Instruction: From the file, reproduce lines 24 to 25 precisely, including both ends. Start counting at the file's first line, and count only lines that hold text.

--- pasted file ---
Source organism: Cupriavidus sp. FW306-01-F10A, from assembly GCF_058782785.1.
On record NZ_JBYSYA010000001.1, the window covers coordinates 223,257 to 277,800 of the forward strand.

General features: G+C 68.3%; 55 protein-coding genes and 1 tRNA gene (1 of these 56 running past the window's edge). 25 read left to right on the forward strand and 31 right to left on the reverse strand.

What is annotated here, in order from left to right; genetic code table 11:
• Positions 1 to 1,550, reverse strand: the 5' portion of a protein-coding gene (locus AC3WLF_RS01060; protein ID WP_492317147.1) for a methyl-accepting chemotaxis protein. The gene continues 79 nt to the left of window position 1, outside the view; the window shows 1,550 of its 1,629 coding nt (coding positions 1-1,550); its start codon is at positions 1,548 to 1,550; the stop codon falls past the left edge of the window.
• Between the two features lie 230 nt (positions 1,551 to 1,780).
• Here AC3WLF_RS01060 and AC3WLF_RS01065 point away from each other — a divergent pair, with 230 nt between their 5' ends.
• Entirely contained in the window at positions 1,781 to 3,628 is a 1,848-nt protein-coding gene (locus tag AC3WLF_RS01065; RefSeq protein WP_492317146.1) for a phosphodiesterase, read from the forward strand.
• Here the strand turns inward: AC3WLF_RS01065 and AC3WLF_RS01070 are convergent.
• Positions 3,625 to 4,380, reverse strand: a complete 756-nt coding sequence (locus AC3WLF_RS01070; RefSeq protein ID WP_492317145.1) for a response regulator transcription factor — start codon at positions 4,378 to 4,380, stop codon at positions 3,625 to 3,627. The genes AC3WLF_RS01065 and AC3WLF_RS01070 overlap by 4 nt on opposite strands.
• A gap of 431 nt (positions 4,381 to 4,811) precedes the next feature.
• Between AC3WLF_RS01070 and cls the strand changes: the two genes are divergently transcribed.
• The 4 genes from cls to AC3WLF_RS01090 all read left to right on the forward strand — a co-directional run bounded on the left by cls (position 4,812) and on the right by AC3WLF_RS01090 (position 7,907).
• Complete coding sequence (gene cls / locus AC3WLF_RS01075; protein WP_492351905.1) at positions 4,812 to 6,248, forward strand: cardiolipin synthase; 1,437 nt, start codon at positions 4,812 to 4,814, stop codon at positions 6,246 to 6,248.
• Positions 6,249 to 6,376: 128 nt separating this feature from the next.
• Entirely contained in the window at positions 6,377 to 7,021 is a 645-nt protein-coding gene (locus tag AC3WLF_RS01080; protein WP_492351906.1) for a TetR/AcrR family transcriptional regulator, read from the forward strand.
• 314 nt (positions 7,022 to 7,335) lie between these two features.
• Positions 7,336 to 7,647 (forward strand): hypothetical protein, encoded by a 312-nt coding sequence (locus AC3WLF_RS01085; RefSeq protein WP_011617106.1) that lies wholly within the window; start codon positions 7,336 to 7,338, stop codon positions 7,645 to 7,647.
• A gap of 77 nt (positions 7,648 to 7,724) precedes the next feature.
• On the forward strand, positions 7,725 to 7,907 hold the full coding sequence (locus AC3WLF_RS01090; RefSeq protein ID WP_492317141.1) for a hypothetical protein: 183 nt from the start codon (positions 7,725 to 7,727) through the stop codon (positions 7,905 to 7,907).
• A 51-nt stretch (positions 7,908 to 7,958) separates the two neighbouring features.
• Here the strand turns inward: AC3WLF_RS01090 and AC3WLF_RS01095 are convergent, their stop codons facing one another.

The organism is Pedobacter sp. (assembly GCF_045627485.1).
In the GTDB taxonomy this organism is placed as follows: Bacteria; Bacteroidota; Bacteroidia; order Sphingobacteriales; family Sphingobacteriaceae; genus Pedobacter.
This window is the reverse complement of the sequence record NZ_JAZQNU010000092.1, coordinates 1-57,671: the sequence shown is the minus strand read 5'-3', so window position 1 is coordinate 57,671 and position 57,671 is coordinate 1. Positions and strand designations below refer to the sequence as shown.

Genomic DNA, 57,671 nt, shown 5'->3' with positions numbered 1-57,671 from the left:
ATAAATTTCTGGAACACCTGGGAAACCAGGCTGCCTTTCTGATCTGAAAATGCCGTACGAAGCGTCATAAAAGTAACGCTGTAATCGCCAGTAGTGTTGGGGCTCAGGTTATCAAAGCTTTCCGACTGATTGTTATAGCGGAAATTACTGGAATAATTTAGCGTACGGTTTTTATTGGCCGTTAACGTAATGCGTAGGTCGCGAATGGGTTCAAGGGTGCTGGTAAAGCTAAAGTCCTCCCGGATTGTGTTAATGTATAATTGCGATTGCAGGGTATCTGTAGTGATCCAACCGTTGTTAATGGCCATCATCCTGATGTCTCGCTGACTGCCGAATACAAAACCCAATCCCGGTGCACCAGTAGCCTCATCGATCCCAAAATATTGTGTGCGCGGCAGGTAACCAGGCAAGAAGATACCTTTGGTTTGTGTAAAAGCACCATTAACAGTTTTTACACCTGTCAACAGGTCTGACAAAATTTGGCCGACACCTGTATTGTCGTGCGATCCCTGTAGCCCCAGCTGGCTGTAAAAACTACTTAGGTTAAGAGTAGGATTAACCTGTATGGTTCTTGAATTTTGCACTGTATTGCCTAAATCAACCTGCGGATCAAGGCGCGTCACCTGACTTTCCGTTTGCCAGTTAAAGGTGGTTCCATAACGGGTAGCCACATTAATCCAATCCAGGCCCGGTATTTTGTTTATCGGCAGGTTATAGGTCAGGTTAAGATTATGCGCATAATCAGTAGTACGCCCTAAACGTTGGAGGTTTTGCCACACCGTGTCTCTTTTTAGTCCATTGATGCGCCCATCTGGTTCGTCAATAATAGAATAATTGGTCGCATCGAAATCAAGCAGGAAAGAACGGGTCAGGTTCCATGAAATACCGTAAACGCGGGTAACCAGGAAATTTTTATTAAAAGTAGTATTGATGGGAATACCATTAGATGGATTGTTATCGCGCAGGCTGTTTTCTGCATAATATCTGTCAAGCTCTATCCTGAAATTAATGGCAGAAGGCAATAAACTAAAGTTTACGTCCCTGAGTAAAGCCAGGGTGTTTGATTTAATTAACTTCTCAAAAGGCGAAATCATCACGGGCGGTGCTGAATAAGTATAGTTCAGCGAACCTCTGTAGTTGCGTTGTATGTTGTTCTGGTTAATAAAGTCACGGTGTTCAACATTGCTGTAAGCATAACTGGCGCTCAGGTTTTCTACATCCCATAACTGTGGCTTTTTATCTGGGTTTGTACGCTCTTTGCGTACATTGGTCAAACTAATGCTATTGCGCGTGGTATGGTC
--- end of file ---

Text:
In the GTDB taxonomy this organism is placed as follows: Bacteria; Bacteroidota; Bacteroidia; order Sphingobacteriales; family Sphingobacteriaceae; genus Pedobacter.
This window is the reverse complement of the sequence record NZ_JAZQNU010000092.1, coordinates 1-57,671: the sequence shown is the minus strand read 5'-3', so window position 1 is coordinate 57,671 and position 57,671 is coordinate 1. Positions and strand designations below refer to the sequence as shown.